Each year the Vermont Cheesemaker's Festival is housed in the Coach Barn at the gorgeous and sprawling Shelburne Farms overlooking Lake Champlain. This year's festival boasted over forty Vermont based cheesemakers offering tastes of over two hundred different cheeses. Apart from the creameries -- there were local wineries, breweries, distilleries, chocolatiers, bakers, breadmakers, and many other small production local speciality food purveyors and producers. With 1750 tickets available to the public and another 250 for media and comps, the event was packed to the gills full of industry and trade, cheese lovers, foodies, and much much more!
My game plan for this year's festival was really to have the opportunity to chat with a bunch of people who I hadn't necessarily had the chance to chat with in depth before, so if I missed out on your cheeses and your table here, I apologize but I hope I give you a nice summary of my experiences. Before we get started, I'd just like to say to a few creameries how much I always love your cheeses even though I won't necessarily be focusing on your cheeses today but that doesn't mean that you won't figure into this week's Vermont recap which many of these creameries will. So here's to the Cellars at Jasper Hill, Cob Hill Cheese, Consider Bardwell, Narragansett Creamery, Spring Brook Farm, Thistle Hill farm, Vermont Butter and Cheese, and Vermont Farmstead Cheese Company -- keep on producing all of the excellent cheeses you guys are making! Stay tuned later in the week for an in depth look at: Spring Brook Farm, Vermont Farmstead Cheese Company, Cob Hill Cheese, and Vermont Butter and Cheese's new creamery renovations!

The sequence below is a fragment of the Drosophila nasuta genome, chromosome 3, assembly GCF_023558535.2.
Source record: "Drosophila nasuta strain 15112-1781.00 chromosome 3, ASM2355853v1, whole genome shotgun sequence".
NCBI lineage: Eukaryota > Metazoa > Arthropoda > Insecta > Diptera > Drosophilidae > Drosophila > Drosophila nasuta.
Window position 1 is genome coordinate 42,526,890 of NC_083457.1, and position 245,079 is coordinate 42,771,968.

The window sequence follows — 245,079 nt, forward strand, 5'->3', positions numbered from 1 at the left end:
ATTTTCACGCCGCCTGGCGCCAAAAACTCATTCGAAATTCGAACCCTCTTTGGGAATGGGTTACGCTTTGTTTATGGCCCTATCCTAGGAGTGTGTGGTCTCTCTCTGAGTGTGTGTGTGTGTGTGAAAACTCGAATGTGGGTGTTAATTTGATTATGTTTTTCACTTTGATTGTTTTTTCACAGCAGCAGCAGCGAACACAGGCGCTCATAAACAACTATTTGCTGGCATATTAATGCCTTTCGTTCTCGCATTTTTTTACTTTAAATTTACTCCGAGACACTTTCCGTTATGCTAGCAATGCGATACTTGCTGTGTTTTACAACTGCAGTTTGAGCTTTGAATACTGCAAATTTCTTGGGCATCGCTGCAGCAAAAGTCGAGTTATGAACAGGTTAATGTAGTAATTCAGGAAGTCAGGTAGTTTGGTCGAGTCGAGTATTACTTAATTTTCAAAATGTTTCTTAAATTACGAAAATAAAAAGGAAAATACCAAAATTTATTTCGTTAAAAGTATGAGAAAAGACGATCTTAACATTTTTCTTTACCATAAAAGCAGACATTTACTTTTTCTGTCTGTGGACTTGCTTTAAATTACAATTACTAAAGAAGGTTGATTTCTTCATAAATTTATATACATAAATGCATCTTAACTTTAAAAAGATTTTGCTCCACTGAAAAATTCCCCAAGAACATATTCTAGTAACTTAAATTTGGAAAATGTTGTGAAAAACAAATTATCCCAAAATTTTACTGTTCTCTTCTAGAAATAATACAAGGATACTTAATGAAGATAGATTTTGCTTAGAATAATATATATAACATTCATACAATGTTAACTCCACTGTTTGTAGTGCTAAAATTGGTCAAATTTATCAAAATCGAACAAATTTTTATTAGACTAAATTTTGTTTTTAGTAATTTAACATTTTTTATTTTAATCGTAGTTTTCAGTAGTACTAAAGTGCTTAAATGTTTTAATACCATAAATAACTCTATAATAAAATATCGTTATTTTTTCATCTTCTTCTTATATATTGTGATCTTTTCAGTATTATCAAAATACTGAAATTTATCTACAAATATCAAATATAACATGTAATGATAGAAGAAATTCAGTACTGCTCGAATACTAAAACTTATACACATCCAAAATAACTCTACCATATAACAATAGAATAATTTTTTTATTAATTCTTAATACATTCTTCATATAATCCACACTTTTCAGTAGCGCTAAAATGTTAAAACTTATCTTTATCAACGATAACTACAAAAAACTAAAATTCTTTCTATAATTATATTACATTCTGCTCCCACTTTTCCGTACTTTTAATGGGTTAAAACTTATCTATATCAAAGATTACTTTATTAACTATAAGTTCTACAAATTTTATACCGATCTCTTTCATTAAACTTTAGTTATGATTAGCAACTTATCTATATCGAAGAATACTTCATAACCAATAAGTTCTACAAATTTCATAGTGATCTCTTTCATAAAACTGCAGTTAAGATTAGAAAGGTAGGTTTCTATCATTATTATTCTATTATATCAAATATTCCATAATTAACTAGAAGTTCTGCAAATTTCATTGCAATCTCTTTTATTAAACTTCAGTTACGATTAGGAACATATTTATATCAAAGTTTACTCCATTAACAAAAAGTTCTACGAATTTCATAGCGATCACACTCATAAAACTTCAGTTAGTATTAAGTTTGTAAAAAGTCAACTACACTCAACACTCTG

Let's start with Sage Goat Farm Dairy located in Stowe -- a small production family run goat dairy started by two sisters in 2008. Sage Goat Farm Dairy crafts seven different cheeses -- from a fresh chevre and feta on the younger side to two soft ripened aged goat's milk cheeses; an ash ripened aged goat's milk cheese inspired by the French Loire Valley goat king, Valencay; an aged firm alpine style tomme and a maple liqueur soaked maple leaf wrapped aged goat's milk cheese. Each of their cheeses is clean, fresh, alive and tangy with a raw honesty to them -- you can totally tell that these cheeses were made with lots of love and care. Check out their new chevre with local lavender, bee pollen, and other aromatics. Young and flavorful -- this cheese screams summertime in the Upper Valley to me -- perfect for a picnic in the grass with a bottle of bubbles.